Farmworkers in California marched 335 miles in 24 days to meet with Gov. Gavin Newsom and urge him to support a bill that would allow mail-in ballots in union elections.
The marchers, organized by the United Farm Workers, were joined by hundreds of allies, including faith leaders, throughout their march. Farmworkers marched through triple-digit temperature days on their peregrinacion (pilgrimage). They carried American and Mexican flags, flags with union logos, and a banner featuring a large image of Our Lady of Guadalupe, a title for the Virgin Mary that carries special significance for Mexican and Mexican-Americans. Marchers proclaimed, “We feed you!” and chanted the UFW slogan “Sí, se puede (Yes, it can be done!)”
The march began in Delano and trekked to Sacramento — the same route that Cesar Chávez led farmworkers on in 1966 to bring attention to the Delano farmworkers’ strike. Twenty-five marchers walked the full 335 miles, while hundreds of others joined for portions of the march; many local churches hosted marchers along the way.
“As permanent marchers, we feel really grateful that everywhere we arrive they welcome us with open hands and recognize our sacrifice,” Teresa Maldonado Mendoza, a farmworker who participated in the full 335-mile march, told Sojourners in Spanish with UFW communications director Leydy Rangel translating.
Maldonado Mendoza told Sojourners that each day’s march began with a priest’s blessing, encouraging and strengthening them in their journey.
“The farmworkers always carry that faith with us. We believe in the Virgin of Guadalupe and everywhere we arrive, it’s been her, Our Lady of Guadalupe, who has been with us at the front,” Maldonado Mendoza said. “We have such a big faith in Our Virgin of Guadalupe. We have never left her, and she will continue helping us.”
Farmworkers and their allies are hoping their actions encourage Newsom to sign AB 2183, a bill that would allow mail-in ballots in union elections, which farmworkers say is essential to prevent intimidation from bosses. Farmworkers were excluded from federal protections of union access to worksites in the 1930s; in 2020, the Supreme Court struck down a California law allowing union representatives on private farms.
On the ninth day of the march, Fresno Bishop Joseph Brennan and Bishop Emeritus Armando Xavier Ochoa joined the march. Chandler Marquez, communications director for the Diocese of Fresno, told Sojourners that Brennan had done extensive research and heard from proponents for and against the bill, concluding that it was “obvious that no one, including our farmworkers who are such an integral part of the harvest, should vote on union rights with fear of intimidation.”
“[The bishops] knew that true support meant they had to be out in the heat with marchers, showing solidarity and also showing support of the bill,” Marquez said. “During the march it was apparent how many people in the community are tied to farmworkers and how many people want to support them and their rights.”
The bishops, Marquez said, hope the governor will “do the right thing and sign the bill.”
Clayton Sinyai, executive director of the Catholic Labor Network, said Catholic social teaching is consistent on the right to organize, but church leaders haven’t always followed suit.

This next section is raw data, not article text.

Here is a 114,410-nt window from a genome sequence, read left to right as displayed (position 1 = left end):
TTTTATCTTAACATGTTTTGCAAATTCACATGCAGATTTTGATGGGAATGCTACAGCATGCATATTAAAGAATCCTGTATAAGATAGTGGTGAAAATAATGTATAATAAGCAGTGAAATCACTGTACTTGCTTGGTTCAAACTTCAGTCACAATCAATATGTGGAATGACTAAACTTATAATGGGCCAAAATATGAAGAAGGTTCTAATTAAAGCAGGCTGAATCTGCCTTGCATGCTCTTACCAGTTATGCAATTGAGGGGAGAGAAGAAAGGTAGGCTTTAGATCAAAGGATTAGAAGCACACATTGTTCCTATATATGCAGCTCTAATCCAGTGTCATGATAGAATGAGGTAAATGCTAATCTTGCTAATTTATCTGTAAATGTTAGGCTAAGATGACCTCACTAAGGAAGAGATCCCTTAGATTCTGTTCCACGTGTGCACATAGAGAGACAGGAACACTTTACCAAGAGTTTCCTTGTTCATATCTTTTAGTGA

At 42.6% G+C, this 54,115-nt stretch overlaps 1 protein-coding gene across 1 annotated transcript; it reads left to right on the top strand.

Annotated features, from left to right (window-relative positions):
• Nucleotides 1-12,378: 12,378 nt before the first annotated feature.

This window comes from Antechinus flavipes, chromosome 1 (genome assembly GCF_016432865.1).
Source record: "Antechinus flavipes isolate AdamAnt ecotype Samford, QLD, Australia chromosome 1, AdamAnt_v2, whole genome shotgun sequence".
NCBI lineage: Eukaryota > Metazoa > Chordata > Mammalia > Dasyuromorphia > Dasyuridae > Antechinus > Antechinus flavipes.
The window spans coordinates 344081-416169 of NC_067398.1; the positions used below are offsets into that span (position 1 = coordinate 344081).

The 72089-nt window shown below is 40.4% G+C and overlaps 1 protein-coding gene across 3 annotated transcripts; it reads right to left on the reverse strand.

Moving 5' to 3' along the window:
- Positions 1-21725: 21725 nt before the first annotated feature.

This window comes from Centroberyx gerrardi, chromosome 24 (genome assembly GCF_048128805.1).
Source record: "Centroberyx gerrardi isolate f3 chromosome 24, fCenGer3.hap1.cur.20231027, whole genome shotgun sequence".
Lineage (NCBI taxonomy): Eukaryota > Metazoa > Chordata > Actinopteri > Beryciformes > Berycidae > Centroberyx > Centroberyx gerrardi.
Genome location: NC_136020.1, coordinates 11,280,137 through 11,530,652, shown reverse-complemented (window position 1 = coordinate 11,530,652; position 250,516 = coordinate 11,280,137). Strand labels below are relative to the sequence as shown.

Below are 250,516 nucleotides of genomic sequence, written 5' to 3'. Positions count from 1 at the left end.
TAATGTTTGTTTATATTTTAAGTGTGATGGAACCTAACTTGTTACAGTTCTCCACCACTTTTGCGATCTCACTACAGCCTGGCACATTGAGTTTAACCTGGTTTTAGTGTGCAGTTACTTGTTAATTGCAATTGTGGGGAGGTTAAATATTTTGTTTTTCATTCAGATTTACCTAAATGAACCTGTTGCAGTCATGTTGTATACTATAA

“It’s very good to see the leaders of the church standing with the most marginalized workers, in defense of this right the church has consistently thought about and upheld throughout the years,” Sinyai said. “It’s always been church doctrine, but it’s not always been a priority for church leaders.”
Many faith leaders who joined the marchers were organized together by Clergy and Laity United for Economic Justice, or CLUE, an interfaith justice movement in Southern California. Matthew Hom, an organizer with CLUE, told Sojourners that one of CLUE’s Catholic leaders, Daniel Orellana-Rogers, participated in the full march.
To support the marchers, CLUE began coordinating with UNITE HERE Local 11, a local union, to send a group to join for a day of marching.
Hom and others marched 9 miles with the farmworkers that day.
“[My feet] were tired, but the heat was the hardest thing,” Hom said. Fresno reached 99 degrees Fahrenheit that day, according to AccuWeather.
Mark Vinzani, who lives at the LA Catholic Worker, agreed that the heat was the most challenging part of the march. The Catholic Worker movement, founded by Dorothy Day and Peter Maurin, has supported unions and farmworkers as part of the Catholic call toward economic justice. Vinzani noted that the LA Catholic Worker had always held a close relationship with farmworkers in the area, and that joining the march was a natural continuation of their support for labor rights.
“A big part of our ministry is that we run a soup kitchen right in the heart of Skid Row,” Vinzani said. “Since we’re in the business of soup kitchens and serving people food, it’s really important to honor and remember the people who make it happen, the people who do the hard work so that we’re able to serve folks.”
Erin Mellon, communications director in the governor’s office, told Sojourners that he would meet with the marchers when they arrive in Sacramento. The governor has not agreed to sign the bill, which has overwhelming support in the state legislature.
“Governor Newsom is eager to sign legislation that expands opportunity for agricultural workers to come together and be represented, and he supports changes to state law to make it easier for these workers to organize,” Mellon said in a statement. “However, we cannot support an untested mail-in election process that lacks critical provisions to protect the integrity of the election, and is predicated on an assumption that government cannot effectively enforce laws.”